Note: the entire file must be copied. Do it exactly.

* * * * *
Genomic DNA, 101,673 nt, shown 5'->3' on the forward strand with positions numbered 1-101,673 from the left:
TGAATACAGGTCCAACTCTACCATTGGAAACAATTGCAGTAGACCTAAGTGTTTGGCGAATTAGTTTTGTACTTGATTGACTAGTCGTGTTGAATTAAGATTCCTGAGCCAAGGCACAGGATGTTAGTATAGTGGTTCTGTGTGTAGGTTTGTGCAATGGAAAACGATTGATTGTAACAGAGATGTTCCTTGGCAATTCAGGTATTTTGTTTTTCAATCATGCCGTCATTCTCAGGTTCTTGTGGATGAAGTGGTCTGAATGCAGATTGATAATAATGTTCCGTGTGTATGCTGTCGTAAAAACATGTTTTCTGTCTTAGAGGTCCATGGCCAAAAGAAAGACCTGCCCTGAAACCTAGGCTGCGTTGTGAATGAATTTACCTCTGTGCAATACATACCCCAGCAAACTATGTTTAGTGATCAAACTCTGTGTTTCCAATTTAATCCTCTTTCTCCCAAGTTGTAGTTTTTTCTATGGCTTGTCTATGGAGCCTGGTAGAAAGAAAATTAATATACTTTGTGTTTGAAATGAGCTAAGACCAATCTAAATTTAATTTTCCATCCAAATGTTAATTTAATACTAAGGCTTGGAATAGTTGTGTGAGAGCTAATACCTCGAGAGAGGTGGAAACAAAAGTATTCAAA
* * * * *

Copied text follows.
Genomic DNA, 101,673 nt, shown 5'->3' on the forward strand with positions numbered 1-101,673 from the left:
TGAATACAGGTCCAACTCTACCATTGGAAACAATTGCAGTAGACCTAAGTGTTTGGCGAATTAGTTTTGTACTTGATTGACTAGTCGTGTTGAATTAAGATTCCTGAGCCAAGGCACAGGATGTTAGTATAGTGGTTCTGTGTGTAGGTTTGTGCAATGGAAAACGATTGATTGTAACAGAGATGTTCCTTGGCAATTCAGGTATTTTGTTTTTCAATCATGCCGTCATTCTCAGGTTCTTGTGGATGAAGTGGTCTGAATGCAGATTGATAATAATGTTCCGTGTGTATGCTGTCGTAAAAACATGTTTTCTGTCTTAGAGGTCCATGGCCAAAAGAAAGACCTGCCCTGAAACCTAGGCTGCGTTGTGAATGAATTTACCTCTGTGCAATACATACCCCAGCAAACTATGTTTAGTGATCAAACTCTGTGTTTCCAATTTAATCCTCTTTCTCCCAAGTTGTAGTTTTTTCTATGGCTTGTCTATGGAGCCTGGTAGAAAGAAAATTAATATACTTTGTGTTTGAAATGAGCTAAGACCAATCTAAATTTAATTTTCCATCCAAATGTTAATTTAATACTAAGGCTTGGAATAGTTGTGTGAGAGCTAATACCTCGAGAGAGGTGGAAACAAAAGTATTCAAA